Other cities like St. Louis and Denver registered barely any change in domestic violence calls, while San Diego and Las Vegas saw small declines in calls. New York City, the epicenter of the pandemic, saw a 15% drop in domestic violence complaints from March 2019 to 2020, although an aide to New York Gov. Andrew Cuomo said Friday that the state police had received reports about spikes in cases elsewhere in the state.

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Chicago’s domestic battery 911 calls are up only 3% between March 2019 and 2020, according to data provided by the city — but calls to the Illinois Domestic Violence Hotline have spiked, with the hotline hitting its highest daily call volume in its 20-year history this week, city officials told CNN.

Experts say the varying numbers might have to do with the different timing of when shelter-in-place orders went into effect. And in some cities, calling 911 may be domestic violence victims’ main resource to get help, while other areas have robust networks of nonprofit agencies and hotlines that survivors turn to first.

Some organizations are seeing changes in the times their hotlines are busiest. In the last two weeks of March, a Seattle domestic violence hotline, New Beginnings, saw a 34% drop in typical call volume during the daytime on weekdays, but a 13% jump in calls at night. Susan Segall, the organization’s executive director, said that was likely because victims who typically find time alone during the day now don’t have that opportunity to avoid their abuser, or because they’re now busy taking care of kids.

The national hotline, which typically gets around 1,800 to 2,000 calls, chats and text messages a day, has stayed at a mostly normal pace, Ray-Jones said. But because of isolation, she predicted that there would be a flood of more reports after social distancing measures ease.

“They can’t reach out safely, because their perpetrator is sitting right next to them,” Ray-Jones said.

The group has been receiving an increasing number of calls from survivors who say the pandemic is making their situation worse. One woman was audibly hoarse and said her partner had tried to strangle her, but she was too scared of the virus to go to the hospital, Ray-Jones said.

Another woman calling in to the hotline said her partner had started slowly loading his gun as she got ready to leave for her job, telling her she couldn’t go outside at all. A third said her partner had forced her to keep scrubbing her hands until they were raw.

Rhonda Voss, 63, a domestic violence activist and survivor in North Carolina, said being cooped up at home is a domestic violence victim’s nightmare.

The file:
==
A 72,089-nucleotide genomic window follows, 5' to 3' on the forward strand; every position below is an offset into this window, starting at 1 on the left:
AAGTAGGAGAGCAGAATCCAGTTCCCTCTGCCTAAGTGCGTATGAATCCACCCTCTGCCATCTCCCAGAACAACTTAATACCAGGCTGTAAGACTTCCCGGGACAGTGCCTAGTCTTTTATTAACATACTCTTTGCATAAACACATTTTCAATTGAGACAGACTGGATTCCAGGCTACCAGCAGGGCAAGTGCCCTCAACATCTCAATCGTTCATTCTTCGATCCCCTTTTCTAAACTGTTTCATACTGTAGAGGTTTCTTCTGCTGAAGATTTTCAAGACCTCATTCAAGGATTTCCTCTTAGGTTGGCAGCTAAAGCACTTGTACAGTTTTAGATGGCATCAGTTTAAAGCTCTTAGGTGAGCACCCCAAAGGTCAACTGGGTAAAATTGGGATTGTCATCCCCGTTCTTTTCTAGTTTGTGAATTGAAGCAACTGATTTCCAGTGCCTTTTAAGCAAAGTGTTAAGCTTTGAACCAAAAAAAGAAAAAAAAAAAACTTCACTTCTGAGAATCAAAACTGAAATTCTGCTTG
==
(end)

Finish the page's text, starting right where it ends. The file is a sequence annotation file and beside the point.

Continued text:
“I know they would be constantly walking on eggshells just trying their best to stay out of the way, to keep the person appeased,” she said. Getting out of the house can be “such a relief” for victims, she said, “and that’s not available that much now.”

Shelters are struggling to help

In some ways, the coronavirus pandemic seems like the worst possible scenario for domestic violence victims. In addition to being cloistered inside with their abuser, job and financial losses can inflame stress. The economic impact can also make it harder for survivors to plan an escape or hold onto their financial independence.

Research suggests an association between natural disasters and increased rates of domestic violence. After Hurricane Harvey flooded Houston in 2017, for example, the city saw an increase in domestic violence reports.
Women are using code words at pharmacies to escape domestic violence during lockdown

Now, the pandemic could have a similar effect — but like a hurricane slamming the entire country at the same time.

During Harvey, “the stressors of being out of work, being at home, losing everything — that spiked our violence,” said Chau Nguyen, the chief public strategies officer for the Houston Area Women’s Center. “You’re going to see it more and more.”

Now, Nguyen’s shelter is full, and they’re struggling to help the people calling. One pregnant woman who the shelter is helping is terrified that she’s going to have to go home after giving birth because she has no place to go, Nguyen said. Another woman who fled from another state had been reaching out to domestic violence shelters around the region and finding none of them had any space.

Neha Gill, the executive director of Apna Ghar, a Chicago domestic violence shelter that focuses on immigrant and refugee communities, said her shelter is also full. They had to cut the capacity of the shelter by two-thirds — from about 30 people to about 10 — in order to maintain safe social distancing policies.